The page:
PAO Hip Surgery - PAO is a surgical technique which allows the physician to improve instances of hip dysplasia without replacing the joint. Through a series of cuts around the hip socket, it can be moved into a better position, where it covers and protects a greater portion of the femoral head. Once this has been accomplished, the new positioning is fixed with 3 to 4 screws. Dr Hess is one of the very few surgeons in the state with experience in performing PAO surgery for hip dysplasia.
Arthroscopic Surgery – This is a minimally invasive technique whereby a surgeon can repair torn labrum cartilage and reshape deformed bones due to a congenital condition called femoroacetabular impingement (FAI). It is now generally accepted that FAI is a condition that may cause hip arthritis to begin in a relatively young patient. The procedure is very effective at relieving pain, and although not yet proven in long term studies, the hope is that by fixing the abnormalities early, we may be preventing that patient from developing enough hip damage that he or she eventually needs a hip replacement.
Hip Biologic Injections - A Biologic Injection is a same-day, in-office procedure. Examples of this include Platelet Rich Plasma (PRP) and Bone Marrow Aspirate Concentrate (BMAC), sometimes referred to as stem cell injection. Biologic Injections are available for any joint.. These biologic injections have been shown in the literature to reduce pain and inflammation in patients with mild to moderate arthritis.
Over 300,000 hip replacements are performed across the U.S. each year. It is one of the most common orthopedic procedures and delivers some of the best results.
However, new techniques continue to improve the procedure. One such technique is SuperPath, a minimally invasive approach offering a large number of patient benefits, including shorter hospital stays and speedier recovery times.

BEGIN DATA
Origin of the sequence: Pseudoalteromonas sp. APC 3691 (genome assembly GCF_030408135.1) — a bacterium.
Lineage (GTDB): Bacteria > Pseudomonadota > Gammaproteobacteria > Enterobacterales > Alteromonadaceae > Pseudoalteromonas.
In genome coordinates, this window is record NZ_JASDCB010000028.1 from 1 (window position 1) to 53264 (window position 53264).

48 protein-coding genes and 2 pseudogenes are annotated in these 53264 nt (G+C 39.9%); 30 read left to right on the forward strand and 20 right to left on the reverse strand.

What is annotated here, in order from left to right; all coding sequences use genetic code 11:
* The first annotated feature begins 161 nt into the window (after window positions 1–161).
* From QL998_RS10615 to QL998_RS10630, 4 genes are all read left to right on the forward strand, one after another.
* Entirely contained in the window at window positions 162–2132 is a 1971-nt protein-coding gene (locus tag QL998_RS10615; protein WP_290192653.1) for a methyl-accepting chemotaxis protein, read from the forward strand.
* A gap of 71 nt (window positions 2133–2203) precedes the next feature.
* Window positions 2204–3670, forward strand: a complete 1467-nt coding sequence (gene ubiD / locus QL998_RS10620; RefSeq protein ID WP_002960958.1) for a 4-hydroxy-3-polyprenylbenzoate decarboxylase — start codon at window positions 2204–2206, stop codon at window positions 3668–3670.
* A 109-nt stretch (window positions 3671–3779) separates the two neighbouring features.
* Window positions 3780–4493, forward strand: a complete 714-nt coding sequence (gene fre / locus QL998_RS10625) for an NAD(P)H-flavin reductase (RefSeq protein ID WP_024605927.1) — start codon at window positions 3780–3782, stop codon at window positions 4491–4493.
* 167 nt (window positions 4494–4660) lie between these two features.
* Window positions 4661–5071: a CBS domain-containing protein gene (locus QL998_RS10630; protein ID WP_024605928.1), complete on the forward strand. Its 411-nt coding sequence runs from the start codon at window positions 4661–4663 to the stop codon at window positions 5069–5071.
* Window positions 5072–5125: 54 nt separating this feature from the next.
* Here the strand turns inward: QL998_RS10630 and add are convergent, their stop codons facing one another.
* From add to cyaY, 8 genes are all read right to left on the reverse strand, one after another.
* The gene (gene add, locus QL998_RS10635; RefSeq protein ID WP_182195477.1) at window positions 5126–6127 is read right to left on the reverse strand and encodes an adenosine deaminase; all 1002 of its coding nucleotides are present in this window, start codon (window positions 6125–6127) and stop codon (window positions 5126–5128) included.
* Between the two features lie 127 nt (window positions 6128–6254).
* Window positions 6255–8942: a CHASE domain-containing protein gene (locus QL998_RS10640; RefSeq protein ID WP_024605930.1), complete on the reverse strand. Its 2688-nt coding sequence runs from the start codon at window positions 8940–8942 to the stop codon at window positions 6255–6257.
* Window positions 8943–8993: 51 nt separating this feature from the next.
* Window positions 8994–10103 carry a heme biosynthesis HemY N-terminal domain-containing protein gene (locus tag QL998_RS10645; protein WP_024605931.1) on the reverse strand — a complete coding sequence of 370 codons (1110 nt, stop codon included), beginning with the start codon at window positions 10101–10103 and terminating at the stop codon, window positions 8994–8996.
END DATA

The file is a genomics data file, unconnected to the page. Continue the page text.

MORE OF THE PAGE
Discover the details of the Superpath Hip procedure by downloading the patient kit today.
Hip dysplasia is among the most common birth abnormalities and is the leading cause of hip arthritis in patients under the age of 50. Fortunately, PAO is a safe and effective treatment option available to many patients.
Discover the details of the PAO hip procedure by downloading the PAO Patient Kit today.
Hip pain is no fun which is why we want to get you back to moving more and hurting less. As leaders in assessing, diagnosing and treating hip injuries, our team of hip experts will provide a treatment plan centered around you. Take the first step towards living without hip pain by scheduling an appointment today.
We treat people of all ages with hip injuries caused by accidents, sports injuries, disabilities, or degenerative diseases. Discover how we are implementing newer and safer treatments for hip patients in Baton Rouge and the surrounding region.
Over 300,000 hip replacements are performed across the U.S. each year. It is one of the most common orthopedic procedures and delivers some of the best results. However, new techniques continue to improve on the procedure.Read More
The vital role of hip joints is often overlooked…until they hurt. Hip pain, soreness, and stiffness can quickly become unbearable and sideline us from the things we enjoy the most. Even a task as simple as...Read More
Periacetabular osteotomy (PAO) is a safe and effective treatment used to treat hip dysplasia. It improves hip functionality, lessens pain and other associated symptoms, and reduces long-term complications from hip dysplasia.Read More
Hip dysplasia is a condition in which the hip socket is too shallow and does not fully cover the head (ball) of the femur, or upper thigh bone. It can affect adults or children, but it is most commonly present from birth.Read More